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Stratford mayor’s budget plan would refill jobs

March 14, 2018 GMT

STRATFORD — Mayor Laura Hoydick this week handed the Town Council her proposed $220.9 million, 2018-19 budget, one that offers a slight drop in the mill rate while funding positions in the Police Department and elsewhere that had gone wanting owing to a hiring freeze.

“The grand list increased by more than 2 percent, which enabled us move forward while achieving a modest decrease in taxes,” Hoydick said.

Two more police officer positions would be filled, along with three jobs in the Public Works Department and one at the 911 call center. A town planner would be brought on board, too.

Her proposed budget would require a mill rate of 39.90, a slight drop from the 39.97 in effect now. This would mean that a home with an assessed value of $200,000 would see a tax bill that’s about $14 less than it was this year.

Most of the added positions would fill vacancies caused by attrition over the past two years — jobs that were never filled because of a hiring freeze. The mayor said that the planner — which is a new position — would report to Jay Habansky, the planning and zoning administrator.

“With all of the growth we’ve been seeing and the projects in the pipeline, Jay has had a pretty full plate,” Hoydick said. “These are all key positions that we really can’t do without.”

The $220.9 million spending package includes $111.9 million to fund the Stratford school district, a 2.66 percent increase. The remainder, $108.9 million, calls for a spending increase of 0.42 percent. Put together, there is a proposed 1.54 percent spending increase.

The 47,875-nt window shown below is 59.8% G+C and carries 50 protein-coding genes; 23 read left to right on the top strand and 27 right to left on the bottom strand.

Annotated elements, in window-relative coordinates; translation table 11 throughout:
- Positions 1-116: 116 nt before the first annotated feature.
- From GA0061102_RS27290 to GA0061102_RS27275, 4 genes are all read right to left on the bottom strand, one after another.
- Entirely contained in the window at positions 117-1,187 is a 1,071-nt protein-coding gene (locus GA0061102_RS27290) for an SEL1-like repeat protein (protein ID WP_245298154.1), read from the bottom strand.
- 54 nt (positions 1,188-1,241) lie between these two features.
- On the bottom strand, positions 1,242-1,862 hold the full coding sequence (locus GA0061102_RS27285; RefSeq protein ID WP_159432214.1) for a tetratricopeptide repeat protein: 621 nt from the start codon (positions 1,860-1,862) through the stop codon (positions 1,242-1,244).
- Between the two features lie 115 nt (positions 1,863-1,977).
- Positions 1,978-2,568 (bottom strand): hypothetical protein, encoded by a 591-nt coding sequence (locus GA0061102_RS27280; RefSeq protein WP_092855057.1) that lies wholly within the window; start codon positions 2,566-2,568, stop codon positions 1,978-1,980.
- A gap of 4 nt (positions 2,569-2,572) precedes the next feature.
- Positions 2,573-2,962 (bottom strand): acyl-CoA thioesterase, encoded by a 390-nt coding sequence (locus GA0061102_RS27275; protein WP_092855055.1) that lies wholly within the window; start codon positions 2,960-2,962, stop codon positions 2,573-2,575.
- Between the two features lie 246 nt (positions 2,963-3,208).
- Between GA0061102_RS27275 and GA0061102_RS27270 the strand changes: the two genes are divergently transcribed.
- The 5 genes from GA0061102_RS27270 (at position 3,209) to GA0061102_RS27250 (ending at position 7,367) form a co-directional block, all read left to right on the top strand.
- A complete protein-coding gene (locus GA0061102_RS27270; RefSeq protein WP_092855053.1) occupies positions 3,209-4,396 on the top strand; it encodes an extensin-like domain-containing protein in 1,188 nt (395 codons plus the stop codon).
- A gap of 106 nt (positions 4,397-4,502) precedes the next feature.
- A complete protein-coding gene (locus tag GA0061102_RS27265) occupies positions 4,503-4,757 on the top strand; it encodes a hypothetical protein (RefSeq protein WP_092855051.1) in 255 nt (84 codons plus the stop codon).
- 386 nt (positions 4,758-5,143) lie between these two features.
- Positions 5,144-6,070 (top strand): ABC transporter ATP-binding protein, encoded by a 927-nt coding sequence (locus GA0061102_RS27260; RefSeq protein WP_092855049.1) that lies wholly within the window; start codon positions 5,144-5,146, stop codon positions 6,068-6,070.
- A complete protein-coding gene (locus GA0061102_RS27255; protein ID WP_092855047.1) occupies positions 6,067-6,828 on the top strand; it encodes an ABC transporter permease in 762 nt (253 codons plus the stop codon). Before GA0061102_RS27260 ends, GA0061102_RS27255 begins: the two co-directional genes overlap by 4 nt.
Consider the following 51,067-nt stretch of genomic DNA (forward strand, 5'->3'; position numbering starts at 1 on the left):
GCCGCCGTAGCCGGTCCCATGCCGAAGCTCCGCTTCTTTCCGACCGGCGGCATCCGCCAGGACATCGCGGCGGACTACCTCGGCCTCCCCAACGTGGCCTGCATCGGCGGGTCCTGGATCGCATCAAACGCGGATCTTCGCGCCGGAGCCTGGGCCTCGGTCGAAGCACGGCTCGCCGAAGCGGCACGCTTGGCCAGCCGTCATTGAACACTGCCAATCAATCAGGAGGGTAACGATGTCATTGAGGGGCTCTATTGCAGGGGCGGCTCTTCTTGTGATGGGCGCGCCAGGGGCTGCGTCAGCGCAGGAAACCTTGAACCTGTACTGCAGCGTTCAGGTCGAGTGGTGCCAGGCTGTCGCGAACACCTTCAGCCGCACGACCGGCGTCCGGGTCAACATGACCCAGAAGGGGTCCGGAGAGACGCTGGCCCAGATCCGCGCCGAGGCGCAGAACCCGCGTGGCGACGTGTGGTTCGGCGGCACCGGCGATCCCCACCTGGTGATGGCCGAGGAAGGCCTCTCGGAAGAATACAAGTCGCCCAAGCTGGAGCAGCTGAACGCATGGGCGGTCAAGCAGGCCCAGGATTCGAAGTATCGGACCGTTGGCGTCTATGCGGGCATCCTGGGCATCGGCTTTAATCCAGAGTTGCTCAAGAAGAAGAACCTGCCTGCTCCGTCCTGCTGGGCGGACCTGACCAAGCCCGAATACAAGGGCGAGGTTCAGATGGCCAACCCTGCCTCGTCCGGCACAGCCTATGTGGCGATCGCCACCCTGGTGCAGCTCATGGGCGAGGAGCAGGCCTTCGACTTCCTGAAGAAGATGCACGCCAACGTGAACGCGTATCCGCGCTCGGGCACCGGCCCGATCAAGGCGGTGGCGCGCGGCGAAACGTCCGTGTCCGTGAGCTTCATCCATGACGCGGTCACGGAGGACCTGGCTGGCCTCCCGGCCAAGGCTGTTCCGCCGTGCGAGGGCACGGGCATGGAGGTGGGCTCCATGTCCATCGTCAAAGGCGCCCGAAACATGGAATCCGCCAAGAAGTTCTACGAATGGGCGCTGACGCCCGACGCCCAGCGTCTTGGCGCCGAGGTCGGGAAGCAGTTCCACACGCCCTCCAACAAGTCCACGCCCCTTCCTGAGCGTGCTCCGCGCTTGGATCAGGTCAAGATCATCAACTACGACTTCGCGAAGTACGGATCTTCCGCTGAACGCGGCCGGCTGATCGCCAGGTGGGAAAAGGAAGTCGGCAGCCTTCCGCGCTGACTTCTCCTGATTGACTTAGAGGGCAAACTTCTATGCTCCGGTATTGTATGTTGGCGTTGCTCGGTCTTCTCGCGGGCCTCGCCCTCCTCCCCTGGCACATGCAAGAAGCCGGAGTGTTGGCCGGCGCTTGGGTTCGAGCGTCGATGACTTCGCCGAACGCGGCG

One position, that of the part-time arts coordinator, would change under the budget. The job currently is structured as a Shakespeare Theater-based arts coordinator who reports to the Town Council chairperson. Moving forward, Hoydick said, it would be a part-time position, called the economic and community development coordinator, who would be assigned to the Department of Economic Development in Town Hall.

The new position would pay less, too — about $30,000 compared to the $40,000 salary paid to the arts coordinator. The American Shakespeare Festival Theatre on Elm Street has been shuttered for about 35 years, although its grounds have hosted plays and other events over the years.

The proposed budget will now face scrutiny from the Town Council. Unlike in most other cities and towns of Stratford’s size, there is no separate board of finance. There will be a series of deliberations and public hearings on the budget; the schedule for these meetings will be announced soon.

It’s expected that Hoydick’s budget, her first, will see smooth sailing in the weeks ahead, in part because she is a Republican, and will be dealing with a friendly Republican-majority Town Council. It’s supposed to be approved by May 12.

A year ago, then-mayor John Harkins, a Republican, and the Democratic-majority Town Council could never agree on a 2017-18 budget. Harkins vetoed budgets proposed by the Town Council three times, calling their spending plans “irresponsible and even illegal.”

The council at the time had a majority of six “hard liners” who refused to pass a budget with a mill rate increase, but Harkins said that their proposals would have resulted in an erosion of the town’s bond rating and steep cuts in services, too.

The 2017-18 budget — essentially the one put forth by Harkins back in March 2017 — was finally OK’d by the new council that was ushered in with the November election.